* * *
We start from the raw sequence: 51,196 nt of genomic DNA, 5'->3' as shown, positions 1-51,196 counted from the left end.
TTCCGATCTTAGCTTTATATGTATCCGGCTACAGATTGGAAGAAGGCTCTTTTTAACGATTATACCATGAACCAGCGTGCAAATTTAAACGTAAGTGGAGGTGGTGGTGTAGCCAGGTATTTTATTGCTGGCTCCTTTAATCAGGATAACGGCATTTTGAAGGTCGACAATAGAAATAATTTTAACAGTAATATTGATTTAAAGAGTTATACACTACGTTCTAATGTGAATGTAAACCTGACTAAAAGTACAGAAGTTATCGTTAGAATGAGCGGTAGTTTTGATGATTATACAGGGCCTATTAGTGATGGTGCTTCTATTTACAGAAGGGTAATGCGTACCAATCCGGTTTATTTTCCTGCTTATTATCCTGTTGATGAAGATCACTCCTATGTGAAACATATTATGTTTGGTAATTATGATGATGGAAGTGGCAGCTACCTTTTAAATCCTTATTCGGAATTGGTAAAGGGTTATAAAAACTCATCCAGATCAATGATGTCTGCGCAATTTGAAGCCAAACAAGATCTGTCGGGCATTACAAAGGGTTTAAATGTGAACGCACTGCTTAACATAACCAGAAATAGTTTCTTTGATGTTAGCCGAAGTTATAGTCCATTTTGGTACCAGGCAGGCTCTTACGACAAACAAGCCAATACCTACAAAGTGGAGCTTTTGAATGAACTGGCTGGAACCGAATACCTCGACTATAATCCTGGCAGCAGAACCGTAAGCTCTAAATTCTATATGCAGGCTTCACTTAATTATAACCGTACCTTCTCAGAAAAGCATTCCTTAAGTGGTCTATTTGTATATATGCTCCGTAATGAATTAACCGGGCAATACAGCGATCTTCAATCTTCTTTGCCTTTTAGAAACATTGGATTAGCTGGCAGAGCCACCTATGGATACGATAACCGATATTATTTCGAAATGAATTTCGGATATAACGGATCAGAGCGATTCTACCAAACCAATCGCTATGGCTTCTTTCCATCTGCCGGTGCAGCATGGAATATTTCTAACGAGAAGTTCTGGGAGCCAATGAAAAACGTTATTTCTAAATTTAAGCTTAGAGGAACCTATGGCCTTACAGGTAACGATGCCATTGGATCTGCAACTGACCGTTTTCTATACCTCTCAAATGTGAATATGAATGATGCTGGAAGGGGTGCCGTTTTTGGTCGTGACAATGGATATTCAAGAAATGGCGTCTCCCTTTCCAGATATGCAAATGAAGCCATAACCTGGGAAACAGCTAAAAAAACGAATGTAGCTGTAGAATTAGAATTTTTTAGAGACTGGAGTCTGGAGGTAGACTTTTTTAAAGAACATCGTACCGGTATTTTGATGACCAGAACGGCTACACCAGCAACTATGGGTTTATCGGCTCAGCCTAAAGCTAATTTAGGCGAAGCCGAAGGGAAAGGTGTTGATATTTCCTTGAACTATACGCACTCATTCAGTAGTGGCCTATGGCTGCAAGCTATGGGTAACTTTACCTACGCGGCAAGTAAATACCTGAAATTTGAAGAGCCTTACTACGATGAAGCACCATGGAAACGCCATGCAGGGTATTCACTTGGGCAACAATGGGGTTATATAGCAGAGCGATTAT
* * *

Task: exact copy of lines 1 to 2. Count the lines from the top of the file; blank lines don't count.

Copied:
We start from the raw sequence: 51,196 nt of genomic DNA, 5'->3' as shown, positions 1-51,196 counted from the left end.
TTCCGATCTTAGCTTTATATGTATCCGGCTACAGATTGGAAGAAGGCTCTTTTTAACGATTATACCATGAACCAGCGTGCAAATTTAAACGTAAGTGGAGGTGGTGGTGTAGCCAGGTATTTTATTGCTGGCTCCTTTAATCAGGATAACGGCATTTTGAAGGTCGACAATAGAAATAATTTTAACAGTAATATTGATTTAAAGAGTTATACACTACGTTCTAATGTGAATGTAAACCTGACTAAAAGTACAGAAGTTATCGTTAGAATGAGCGGTAGTTTTGATGATTATACAGGGCCTATTAGTGATGGTGCTTCTATTTACAGAAGGGTAATGCGTACCAATCCGGTTTATTTTCCTGCTTATTATCCTGTTGATGAAGATCACTCCTATGTGAAACATATTATGTTTGGTAATTATGATGATGGAAGTGGCAGCTACCTTTTAAATCCTTATTCGGAATTGGTAAAGGGTTATAAAAACTCATCCAGATCAATGATGTCTGCGCAATTTGAAGCCAAACAAGATCTGTCGGGCATTACAAAGGGTTTAAATGTGAACGCACTGCTTAACATAACCAGAAATAGTTTCTTTGATGTTAGCCGAAGTTATAGTCCATTTTGGTACCAGGCAGGCTCTTACGACAAACAAGCCAATACCTACAAAGTGGAGCTTTTGAATGAACTGGCTGGAACCGAATACCTCGACTATAATCCTGGCAGCAGAACCGTAAGCTCTAAATTCTATATGCAGGCTTCACTTAATTATAACCGTACCTTCTCAGAAAAGCATTCCTTAAGTGGTCTATTTGTATATATGCTCCGTAATGAATTAACCGGGCAATACAGCGATCTTCAATCTTCTTTGCCTTTTAGAAACATTGGATTAGCTGGCAGAGCCACCTATGGATACGATAACCGATATTATTTCGAAATGAATTTCGGATATAACGGATCAGAGCGATTCTACCAAACCAATCGCTATGGCTTCTTTCCATCTGCCGGTGCAGCATGGAATATTTCTAACGAGAAGTTCTGGGAGCCAATGAAAAACGTTATTTCTAAATTTAAGCTTAGAGGAACCTATGGCCTTACAGGTAACGATGCCATTGGATCTGCAACTGACCGTTTTCTATACCTCTCAAATGTGAATATGAATGATGCTGGAAGGGGTGCCGTTTTTGGTCGTGACAATGGATATTCAAGAAATGGCGTCTCCCTTTCCAGATATGCAAATGAAGCCATAACCTGGGAAACAGCTAAAAAAACGAATGTAGCTGTAGAATTAGAATTTTTTAGAGACTGGAGTCTGGAGGTAGACTTTTTTAAAGAACATCGTACCGGTATTTTGATGACCAGAACGGCTACACCAGCAACTATGGGTTTATCGGCTCAGCCTAAAGCTAATTTAGGCGAAGCCGAAGGGAAAGGTGTTGATATTTCCTTGAACTATACGCACTCATTCAGTAGTGGCCTATGGCTGCAAGCTATGGGTAACTTTACCTACGCGGCAAGTAAATACCTGAAATTTGAAGAGCCTTACTACGATGAAGCACCATGGAAACGCCATGCAGGGTATTCACTTGGGCAACAATGGGGTTATATAGCAGAGCGATTAT